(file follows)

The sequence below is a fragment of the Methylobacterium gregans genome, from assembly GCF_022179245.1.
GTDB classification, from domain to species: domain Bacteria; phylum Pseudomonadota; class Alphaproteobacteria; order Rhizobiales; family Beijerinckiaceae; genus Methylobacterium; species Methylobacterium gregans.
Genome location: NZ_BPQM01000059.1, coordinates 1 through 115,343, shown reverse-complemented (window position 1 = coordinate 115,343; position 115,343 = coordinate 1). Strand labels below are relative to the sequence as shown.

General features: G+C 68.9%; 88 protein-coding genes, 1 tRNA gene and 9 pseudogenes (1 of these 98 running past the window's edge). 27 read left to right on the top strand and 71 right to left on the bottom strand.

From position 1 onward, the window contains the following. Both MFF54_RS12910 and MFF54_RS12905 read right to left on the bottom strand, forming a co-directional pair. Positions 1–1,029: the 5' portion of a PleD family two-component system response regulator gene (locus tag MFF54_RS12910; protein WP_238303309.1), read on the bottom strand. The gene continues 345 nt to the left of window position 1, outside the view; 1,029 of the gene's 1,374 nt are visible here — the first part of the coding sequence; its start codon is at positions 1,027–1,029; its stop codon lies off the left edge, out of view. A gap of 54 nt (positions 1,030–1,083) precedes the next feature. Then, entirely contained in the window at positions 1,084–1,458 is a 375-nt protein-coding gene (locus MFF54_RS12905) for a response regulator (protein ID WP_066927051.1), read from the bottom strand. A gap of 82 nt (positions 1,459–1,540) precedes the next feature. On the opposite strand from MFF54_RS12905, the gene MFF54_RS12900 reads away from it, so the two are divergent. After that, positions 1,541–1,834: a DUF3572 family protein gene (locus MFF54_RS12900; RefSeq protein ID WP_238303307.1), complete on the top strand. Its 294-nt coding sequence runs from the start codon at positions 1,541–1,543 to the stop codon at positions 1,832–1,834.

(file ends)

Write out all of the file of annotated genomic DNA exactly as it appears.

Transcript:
The sequence below is a fragment of the Methylobacterium gregans genome, from assembly GCF_022179245.1.
GTDB classification, from domain to species: domain Bacteria; phylum Pseudomonadota; class Alphaproteobacteria; order Rhizobiales; family Beijerinckiaceae; genus Methylobacterium; species Methylobacterium gregans.
Genome location: NZ_BPQM01000059.1, coordinates 1 through 115,343, shown reverse-complemented (window position 1 = coordinate 115,343; position 115,343 = coordinate 1). Strand labels below are relative to the sequence as shown.

General features: G+C 68.9%; 88 protein-coding genes, 1 tRNA gene and 9 pseudogenes (1 of these 98 running past the window's edge). 27 read left to right on the top strand and 71 right to left on the bottom strand.

From position 1 onward, the window contains the following. Both MFF54_RS12910 and MFF54_RS12905 read right to left on the bottom strand, forming a co-directional pair. Positions 1–1,029: the 5' portion of a PleD family two-component system response regulator gene (locus tag MFF54_RS12910; protein WP_238303309.1), read on the bottom strand. The gene continues 345 nt to the left of window position 1, outside the view; 1,029 of the gene's 1,374 nt are visible here — the first part of the coding sequence; its start codon is at positions 1,027–1,029; its stop codon lies off the left edge, out of view. A gap of 54 nt (positions 1,030–1,083) precedes the next feature. Then, entirely contained in the window at positions 1,084–1,458 is a 375-nt protein-coding gene (locus MFF54_RS12905) for a response regulator (protein ID WP_066927051.1), read from the bottom strand. A gap of 82 nt (positions 1,459–1,540) precedes the next feature. On the opposite strand from MFF54_RS12905, the gene MFF54_RS12900 reads away from it, so the two are divergent. After that, positions 1,541–1,834: a DUF3572 family protein gene (locus MFF54_RS12900; RefSeq protein ID WP_238303307.1), complete on the top strand. Its 294-nt coding sequence runs from the start codon at positions 1,541–1,543 to the stop codon at positions 1,832–1,834.